2. Broken Blossoms was Gish's favourite of her films. The anecdote about passers-by outside the studio thinking she was being attacked (which I speculated might be nonsense) stems from that shoot, and is apparently from Kevin Brownlow's book, The Parade's Gone By, so is almost certainly true.
3. A pioneering proto-feminist, Gish was heavily involved in every aspect of Griffith's filmmaking. After she left him, she and director Henry King wrote, cast and assembled her 1923 vehicle, The White Sister, together. The final cut was edited single-handedly by Gish. She was also a director, filming Remodeling Her Husband (starring her sister Dorothy) in 1920. Despite such progressive virtuosity, she wasn't as forthright about gender roles as she might have been, saying: "I doubt if any woman is strong enough [to direct films]", though adding as a caveat, "what is more, there are very few men that have the vigour and imagination to be directors."
4. A workaholic, she said that when being absorbed in shooting one of Griffith's pictures "I underwent a period of creative fervour that to me was intense happiness. At the time, I hadn't enough insight to know that I was using hard work as a smoke screen to cover my almost complete retreat from my life."
5. After breaking with Gish and replacing her with the unloved Carol Dempster, director Griffith lamented to reporter Adela Rogers St. Johns that he had "chucked her out for that mediocre girl... She was my luck, she was my light − I never had either after I lost her. Oh God − man can be his own worst enemy, can he not?"
6. She became an "honorary member of the Fascisti" in 1923, joining the repugnant ranks of Mussolini's blackshirts while shooting The White Sister near Rome. I'm more of a fan of Gish's acting than her politics.
7. When Gish signed with Nicholas Schenck at MGM in 1925, it wasn't her first dealing with his family: Nick and his brother Joe (chairman of United Artists) had, like many other movie moguls, come up from the amusement park game, running Fort George in Upper Manhattan, where Gish's mother Mary had managed a candy stand and Lillian had learned to ride a horse.
8. Gish's first choice project upon joining MGM, Romeo and Juliet, was vetoed by theatre owners, more than half of whom said they'd refuse to buy a Shakespeare adaptation. Her second, Joan of Arc, was kiboshed due to expense. Other suggestions included Jane Eyre, Bernard Shaw's Major Barbara (which would have been wondrous to behold), and works by Goethe, Euripides, Thomas Hardy and Gabriele D'Annunzio.
9. Lillian claimed that her mother's ill-health had been caused by shellshock sustained during a trip to London in WWI. Actually, a careless gynaecologist had accidentally forgotten to retrieve his sponge.
10. The only MGM film that lost more money during the 1927-8 season than Gish's Annie Laurie (an attempt to sex up her image) was Lubitsch's silent masterwork, The Student Prince of Old Heidelberg.
11. This is the big one: there was no alternate ending to Gish's greatest film, the incomparable silent Western, The Wind. According to the star in her oft-screened introduction to the film, preview audiences were shocked by a tragic finale in which Gish's Letty wandered off into the desert to die, and studio bean-counters decided that she'd met her maker too often on screen lately, and ought to survive. (I fell for this myself: look.) In fact, the ending that we see was in the fourth draft of the script − completed two months before shooting began − with the exception that the original climax included some additional business for the abysmal comic character, 'Sourdough'! Her mythmaking was designed to cast her in the role of a crusading artist sold out by greedy studio heads: a convenient fiction to explain her unhappy departure from MGM. Bad Gish.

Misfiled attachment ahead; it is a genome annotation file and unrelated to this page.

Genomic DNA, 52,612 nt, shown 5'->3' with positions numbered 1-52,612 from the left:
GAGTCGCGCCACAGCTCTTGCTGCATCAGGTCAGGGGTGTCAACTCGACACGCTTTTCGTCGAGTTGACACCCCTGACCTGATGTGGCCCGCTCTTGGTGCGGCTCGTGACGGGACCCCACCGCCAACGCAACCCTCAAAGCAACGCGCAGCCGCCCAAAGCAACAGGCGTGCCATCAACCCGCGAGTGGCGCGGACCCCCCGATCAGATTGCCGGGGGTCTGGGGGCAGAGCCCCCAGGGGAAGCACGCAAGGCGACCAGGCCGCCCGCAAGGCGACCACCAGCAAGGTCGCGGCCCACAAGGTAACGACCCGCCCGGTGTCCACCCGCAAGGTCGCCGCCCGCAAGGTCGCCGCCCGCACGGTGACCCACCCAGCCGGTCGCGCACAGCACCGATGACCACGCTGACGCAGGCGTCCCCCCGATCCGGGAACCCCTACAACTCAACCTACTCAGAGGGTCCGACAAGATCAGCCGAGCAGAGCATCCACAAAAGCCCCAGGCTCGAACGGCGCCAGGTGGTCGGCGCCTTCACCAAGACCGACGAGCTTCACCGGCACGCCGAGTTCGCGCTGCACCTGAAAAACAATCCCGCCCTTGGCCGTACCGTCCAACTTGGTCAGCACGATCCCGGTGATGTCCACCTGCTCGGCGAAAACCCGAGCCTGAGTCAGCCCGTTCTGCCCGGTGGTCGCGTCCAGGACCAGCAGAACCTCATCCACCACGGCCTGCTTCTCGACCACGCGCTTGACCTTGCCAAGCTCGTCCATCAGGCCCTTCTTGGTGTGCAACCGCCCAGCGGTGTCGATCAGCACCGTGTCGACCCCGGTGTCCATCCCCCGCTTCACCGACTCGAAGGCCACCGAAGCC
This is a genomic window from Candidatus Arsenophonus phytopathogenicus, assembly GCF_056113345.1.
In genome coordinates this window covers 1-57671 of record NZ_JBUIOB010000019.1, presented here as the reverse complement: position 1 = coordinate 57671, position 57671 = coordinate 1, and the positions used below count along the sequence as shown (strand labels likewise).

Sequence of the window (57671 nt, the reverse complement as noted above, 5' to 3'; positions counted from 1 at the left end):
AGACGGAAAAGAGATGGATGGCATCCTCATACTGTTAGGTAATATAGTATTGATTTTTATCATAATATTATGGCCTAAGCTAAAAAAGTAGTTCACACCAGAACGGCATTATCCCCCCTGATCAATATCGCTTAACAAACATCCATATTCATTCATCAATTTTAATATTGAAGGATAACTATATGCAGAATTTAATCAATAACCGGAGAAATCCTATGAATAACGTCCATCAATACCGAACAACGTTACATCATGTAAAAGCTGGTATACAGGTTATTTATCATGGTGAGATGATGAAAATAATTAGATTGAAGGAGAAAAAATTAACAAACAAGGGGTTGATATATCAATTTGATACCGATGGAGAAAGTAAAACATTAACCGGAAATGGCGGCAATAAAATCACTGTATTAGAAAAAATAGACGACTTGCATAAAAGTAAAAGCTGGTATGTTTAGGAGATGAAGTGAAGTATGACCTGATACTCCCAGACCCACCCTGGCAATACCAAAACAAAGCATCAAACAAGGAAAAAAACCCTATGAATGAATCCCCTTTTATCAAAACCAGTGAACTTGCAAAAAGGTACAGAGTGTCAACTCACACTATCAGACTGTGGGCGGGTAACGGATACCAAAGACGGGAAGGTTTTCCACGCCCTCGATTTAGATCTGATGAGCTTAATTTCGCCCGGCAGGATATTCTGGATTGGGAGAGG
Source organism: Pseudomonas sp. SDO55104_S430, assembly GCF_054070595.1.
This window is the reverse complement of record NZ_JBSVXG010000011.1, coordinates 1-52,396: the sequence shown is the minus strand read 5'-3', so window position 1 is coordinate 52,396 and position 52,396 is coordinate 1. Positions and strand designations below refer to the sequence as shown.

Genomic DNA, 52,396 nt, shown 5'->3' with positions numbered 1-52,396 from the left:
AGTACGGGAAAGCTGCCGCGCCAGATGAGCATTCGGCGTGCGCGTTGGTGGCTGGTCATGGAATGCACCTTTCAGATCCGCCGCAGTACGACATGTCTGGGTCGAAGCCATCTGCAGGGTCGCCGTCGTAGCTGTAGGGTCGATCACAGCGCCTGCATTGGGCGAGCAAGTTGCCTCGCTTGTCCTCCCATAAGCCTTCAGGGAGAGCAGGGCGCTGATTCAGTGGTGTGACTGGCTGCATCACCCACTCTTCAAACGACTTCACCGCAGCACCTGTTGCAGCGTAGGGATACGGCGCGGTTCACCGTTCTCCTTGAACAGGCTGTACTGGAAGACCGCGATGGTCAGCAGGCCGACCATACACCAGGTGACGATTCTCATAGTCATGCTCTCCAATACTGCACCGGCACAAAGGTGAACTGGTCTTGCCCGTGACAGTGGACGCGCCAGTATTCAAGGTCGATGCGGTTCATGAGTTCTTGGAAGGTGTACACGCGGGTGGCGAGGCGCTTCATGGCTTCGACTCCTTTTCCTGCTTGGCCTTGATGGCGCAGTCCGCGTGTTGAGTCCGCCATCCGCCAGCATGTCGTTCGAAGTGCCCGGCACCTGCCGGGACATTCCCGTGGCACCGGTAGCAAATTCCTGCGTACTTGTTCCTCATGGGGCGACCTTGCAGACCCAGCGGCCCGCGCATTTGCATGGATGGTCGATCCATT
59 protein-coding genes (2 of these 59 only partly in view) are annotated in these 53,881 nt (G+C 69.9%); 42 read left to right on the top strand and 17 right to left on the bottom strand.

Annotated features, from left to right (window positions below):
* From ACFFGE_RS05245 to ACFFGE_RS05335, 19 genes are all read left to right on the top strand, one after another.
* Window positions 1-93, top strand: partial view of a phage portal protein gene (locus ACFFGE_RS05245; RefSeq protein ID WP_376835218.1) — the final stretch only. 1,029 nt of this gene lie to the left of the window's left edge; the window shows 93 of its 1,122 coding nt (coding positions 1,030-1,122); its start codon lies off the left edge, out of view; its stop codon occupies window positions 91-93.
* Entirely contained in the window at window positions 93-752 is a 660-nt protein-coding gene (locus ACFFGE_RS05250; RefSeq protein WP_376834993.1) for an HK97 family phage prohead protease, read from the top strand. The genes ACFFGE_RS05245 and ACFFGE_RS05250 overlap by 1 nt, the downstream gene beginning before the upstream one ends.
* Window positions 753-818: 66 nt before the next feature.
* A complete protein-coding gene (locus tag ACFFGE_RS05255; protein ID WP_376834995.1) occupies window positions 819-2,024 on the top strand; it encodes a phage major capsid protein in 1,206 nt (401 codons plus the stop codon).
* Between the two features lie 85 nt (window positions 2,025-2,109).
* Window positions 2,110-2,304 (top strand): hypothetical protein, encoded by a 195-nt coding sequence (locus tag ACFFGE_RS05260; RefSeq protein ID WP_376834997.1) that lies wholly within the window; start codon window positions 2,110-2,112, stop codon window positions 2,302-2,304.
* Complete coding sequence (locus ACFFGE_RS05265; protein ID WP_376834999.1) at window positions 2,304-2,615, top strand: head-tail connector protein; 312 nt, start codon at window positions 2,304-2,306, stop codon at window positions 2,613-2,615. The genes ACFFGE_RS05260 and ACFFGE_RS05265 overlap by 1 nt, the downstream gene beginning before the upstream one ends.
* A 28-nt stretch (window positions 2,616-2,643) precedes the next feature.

12. The hostility towards Gish from Photoplay Magazine, which launched an almost unstinting vendetta against the star from 1924 onwards, appears to have resulted from her polite refusal to be included on a set of collectible movie star spoons that the publication launched shortly beforehand.
13. After the failure of The Wind, Gish spent months working on an unrealised project called The Miracle Woman, with German theatrical maestro, Max Reinhardt, for much of that time even living in his house, the Schloss Leopoldskron. After reading the story, Joe Schenck gave Gish his hilariously blunt assessment of what would happen if they made the film: "I will lose my money and you will lose your last chance to become popular again." Her next role would have been Nina in Eugene O'Neill's Strange Interlude, but United Artists pulled out after the playwright was sued for plagiarism (a claim later dismissed at trial).
14. Gish would have played the role of Birdie in William Wyler's breathtaking version of Lillian Hellman's The Little Foxes (review of that film in my next post), had she not been held to her contract for the play, Life with Father, another of the major 'what if's in her career. The answer to all of them: it would have been amazing. In later years, she was pitched to John Ford for his swansong, Seven Women, and to Hitchcock for Family Plot, while John Gielgud − to whose Hamlet she had been Ophelia in 1936 − was originally cast in the Vincent Price role in Gish's last film, The Whales of August.
15. Among the famous stage roles written for Gish, but never played by her, were Lavinia in O'Neill's Mourning Becomes Elektra and the young prostitute in William Saroyan's Time of Your Life. She did finally get to play another part penned with her in mind, the rough draft of Blanche DuBois in Tennessee Williams' Portrait of a Madonna (the play that became A Streetcar Named Desire), at a one-off event in Berlin in 1957.
16. In 1991, she turned down the chance to play her first nude scene, aged 98.
... and here's the last word from Affron on Gish's consummate artistry, discussing Orphans of the Storm (spoilers):